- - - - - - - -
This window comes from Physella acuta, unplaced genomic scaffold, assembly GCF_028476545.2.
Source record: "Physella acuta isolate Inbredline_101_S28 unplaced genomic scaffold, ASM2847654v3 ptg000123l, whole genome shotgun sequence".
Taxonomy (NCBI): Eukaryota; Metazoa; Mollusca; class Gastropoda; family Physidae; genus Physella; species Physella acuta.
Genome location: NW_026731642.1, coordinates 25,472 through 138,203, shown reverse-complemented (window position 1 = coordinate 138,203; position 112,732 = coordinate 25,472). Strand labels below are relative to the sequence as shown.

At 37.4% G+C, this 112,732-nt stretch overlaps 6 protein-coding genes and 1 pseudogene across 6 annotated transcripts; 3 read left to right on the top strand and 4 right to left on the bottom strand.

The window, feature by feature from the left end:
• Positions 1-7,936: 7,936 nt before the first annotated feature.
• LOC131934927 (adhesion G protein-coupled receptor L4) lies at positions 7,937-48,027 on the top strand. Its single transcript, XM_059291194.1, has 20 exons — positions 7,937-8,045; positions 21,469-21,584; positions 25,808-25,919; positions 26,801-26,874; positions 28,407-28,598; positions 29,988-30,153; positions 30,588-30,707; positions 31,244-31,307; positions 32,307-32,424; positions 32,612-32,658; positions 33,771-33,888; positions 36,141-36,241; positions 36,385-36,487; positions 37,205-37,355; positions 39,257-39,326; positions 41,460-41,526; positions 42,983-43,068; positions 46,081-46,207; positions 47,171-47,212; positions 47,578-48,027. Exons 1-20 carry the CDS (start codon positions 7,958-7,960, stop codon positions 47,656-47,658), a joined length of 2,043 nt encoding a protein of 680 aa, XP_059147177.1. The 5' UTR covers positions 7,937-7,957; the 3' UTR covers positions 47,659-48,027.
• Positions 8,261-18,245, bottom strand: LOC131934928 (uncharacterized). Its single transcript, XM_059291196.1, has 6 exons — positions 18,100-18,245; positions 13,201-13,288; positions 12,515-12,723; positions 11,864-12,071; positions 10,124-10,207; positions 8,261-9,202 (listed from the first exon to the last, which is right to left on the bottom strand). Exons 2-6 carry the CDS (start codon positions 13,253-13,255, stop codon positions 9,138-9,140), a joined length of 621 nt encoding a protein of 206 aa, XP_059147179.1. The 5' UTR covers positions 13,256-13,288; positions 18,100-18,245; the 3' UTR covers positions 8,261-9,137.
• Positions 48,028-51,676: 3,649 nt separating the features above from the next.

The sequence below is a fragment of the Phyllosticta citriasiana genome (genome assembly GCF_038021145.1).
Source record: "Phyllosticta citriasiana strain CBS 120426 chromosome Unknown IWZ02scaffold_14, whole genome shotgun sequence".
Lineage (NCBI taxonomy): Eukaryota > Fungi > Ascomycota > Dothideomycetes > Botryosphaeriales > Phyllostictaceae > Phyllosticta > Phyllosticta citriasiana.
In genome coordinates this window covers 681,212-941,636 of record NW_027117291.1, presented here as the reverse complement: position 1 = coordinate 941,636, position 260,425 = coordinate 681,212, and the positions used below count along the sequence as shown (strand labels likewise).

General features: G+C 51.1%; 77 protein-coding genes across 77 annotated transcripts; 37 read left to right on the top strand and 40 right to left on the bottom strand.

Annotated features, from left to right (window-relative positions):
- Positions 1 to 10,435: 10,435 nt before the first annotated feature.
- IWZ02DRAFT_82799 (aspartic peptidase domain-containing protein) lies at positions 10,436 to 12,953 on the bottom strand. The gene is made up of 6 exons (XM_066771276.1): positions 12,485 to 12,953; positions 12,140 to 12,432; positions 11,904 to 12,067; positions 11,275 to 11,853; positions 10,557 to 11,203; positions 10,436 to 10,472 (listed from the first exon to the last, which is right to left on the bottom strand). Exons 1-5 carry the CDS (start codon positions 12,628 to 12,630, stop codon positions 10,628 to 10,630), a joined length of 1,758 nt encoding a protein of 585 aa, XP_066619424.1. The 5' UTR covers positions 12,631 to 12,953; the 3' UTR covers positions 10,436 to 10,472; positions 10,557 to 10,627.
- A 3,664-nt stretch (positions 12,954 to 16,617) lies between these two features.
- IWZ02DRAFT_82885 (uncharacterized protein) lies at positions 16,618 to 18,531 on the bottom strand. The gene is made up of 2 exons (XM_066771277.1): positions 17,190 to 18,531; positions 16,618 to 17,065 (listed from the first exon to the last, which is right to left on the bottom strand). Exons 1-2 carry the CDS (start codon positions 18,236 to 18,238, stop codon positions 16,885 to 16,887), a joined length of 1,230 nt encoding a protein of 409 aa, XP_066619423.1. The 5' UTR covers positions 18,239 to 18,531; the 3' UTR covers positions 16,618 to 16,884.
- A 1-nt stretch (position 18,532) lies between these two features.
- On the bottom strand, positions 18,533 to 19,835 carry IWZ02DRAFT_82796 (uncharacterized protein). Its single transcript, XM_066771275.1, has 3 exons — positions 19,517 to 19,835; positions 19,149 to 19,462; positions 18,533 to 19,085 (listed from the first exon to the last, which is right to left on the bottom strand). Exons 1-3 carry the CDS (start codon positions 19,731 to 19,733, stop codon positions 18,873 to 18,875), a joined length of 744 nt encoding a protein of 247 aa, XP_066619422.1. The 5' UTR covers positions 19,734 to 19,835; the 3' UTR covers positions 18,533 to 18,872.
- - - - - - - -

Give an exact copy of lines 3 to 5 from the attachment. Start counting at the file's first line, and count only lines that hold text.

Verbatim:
Taxonomy (NCBI): Eukaryota; Metazoa; Mollusca; class Gastropoda; family Physidae; genus Physella; species Physella acuta.
Genome location: NW_026731642.1, coordinates 25,472 through 138,203, shown reverse-complemented (window position 1 = coordinate 138,203; position 112,732 = coordinate 25,472). Strand labels below are relative to the sequence as shown.

At 37.4% G+C, this 112,732-nt stretch overlaps 6 protein-coding genes and 1 pseudogene across 6 annotated transcripts; 3 read left to right on the top strand and 4 right to left on the bottom strand.